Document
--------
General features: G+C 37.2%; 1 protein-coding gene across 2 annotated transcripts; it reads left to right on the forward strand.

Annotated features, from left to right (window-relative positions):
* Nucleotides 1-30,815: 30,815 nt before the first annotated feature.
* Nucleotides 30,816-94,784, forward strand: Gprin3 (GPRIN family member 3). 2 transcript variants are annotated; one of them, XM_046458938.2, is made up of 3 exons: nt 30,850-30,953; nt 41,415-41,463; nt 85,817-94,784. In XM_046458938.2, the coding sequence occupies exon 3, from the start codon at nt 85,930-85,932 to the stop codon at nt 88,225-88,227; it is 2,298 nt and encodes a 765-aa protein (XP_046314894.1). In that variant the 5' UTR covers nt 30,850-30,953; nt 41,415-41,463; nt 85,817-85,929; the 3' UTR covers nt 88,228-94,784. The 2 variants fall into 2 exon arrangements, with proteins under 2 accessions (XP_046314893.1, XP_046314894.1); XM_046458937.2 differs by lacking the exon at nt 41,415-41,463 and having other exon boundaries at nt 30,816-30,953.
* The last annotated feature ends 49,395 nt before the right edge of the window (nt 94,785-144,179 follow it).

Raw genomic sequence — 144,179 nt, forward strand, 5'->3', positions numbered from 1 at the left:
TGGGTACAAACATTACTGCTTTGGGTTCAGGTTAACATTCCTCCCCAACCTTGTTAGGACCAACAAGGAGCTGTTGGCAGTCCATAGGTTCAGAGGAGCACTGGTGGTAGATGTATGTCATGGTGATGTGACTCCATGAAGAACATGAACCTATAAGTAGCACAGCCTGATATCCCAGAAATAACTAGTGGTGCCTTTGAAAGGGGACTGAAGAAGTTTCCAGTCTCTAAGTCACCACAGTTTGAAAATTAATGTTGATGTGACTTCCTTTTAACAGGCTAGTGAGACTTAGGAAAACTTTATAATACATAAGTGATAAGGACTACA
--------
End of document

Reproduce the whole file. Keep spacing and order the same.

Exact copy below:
General features: G+C 37.2%; 1 protein-coding gene across 2 annotated transcripts; it reads left to right on the forward strand.

Annotated features, from left to right (window-relative positions):
* Nucleotides 1-30,815: 30,815 nt before the first annotated feature.
* Nucleotides 30,816-94,784, forward strand: Gprin3 (GPRIN family member 3). 2 transcript variants are annotated; one of them, XM_046458938.2, is made up of 3 exons: nt 30,850-30,953; nt 41,415-41,463; nt 85,817-94,784. In XM_046458938.2, the coding sequence occupies exon 3, from the start codon at nt 85,930-85,932 to the stop codon at nt 88,225-88,227; it is 2,298 nt and encodes a 765-aa protein (XP_046314894.1). In that variant the 5' UTR covers nt 30,850-30,953; nt 41,415-41,463; nt 85,817-85,929; the 3' UTR covers nt 88,228-94,784. The 2 variants fall into 2 exon arrangements, with proteins under 2 accessions (XP_046314893.1, XP_046314894.1); XM_046458937.2 differs by lacking the exon at nt 41,415-41,463 and having other exon boundaries at nt 30,816-30,953.
* The last annotated feature ends 49,395 nt before the right edge of the window (nt 94,785-144,179 follow it).

Raw genomic sequence — 144,179 nt, forward strand, 5'->3', positions numbered from 1 at the left:
TGGGTACAAACATTACTGCTTTGGGTTCAGGTTAACATTCCTCCCCAACCTTGTTAGGACCAACAAGGAGCTGTTGGCAGTCCATAGGTTCAGAGGAGCACTGGTGGTAGATGTATGTCATGGTGATGTGACTCCATGAAGAACATGAACCTATAAGTAGCACAGCCTGATATCCCAGAAATAACTAGTGGTGCCTTTGAAAGGGGACTGAAGAAGTTTCCAGTCTCTAAGTCACCACAGTTTGAAAATTAATGTTGATGTGACTTCCTTTTAACAGGCTAGTGAGACTTAGGAAAACTTTATAATACATAAGTGATAAGGACTACA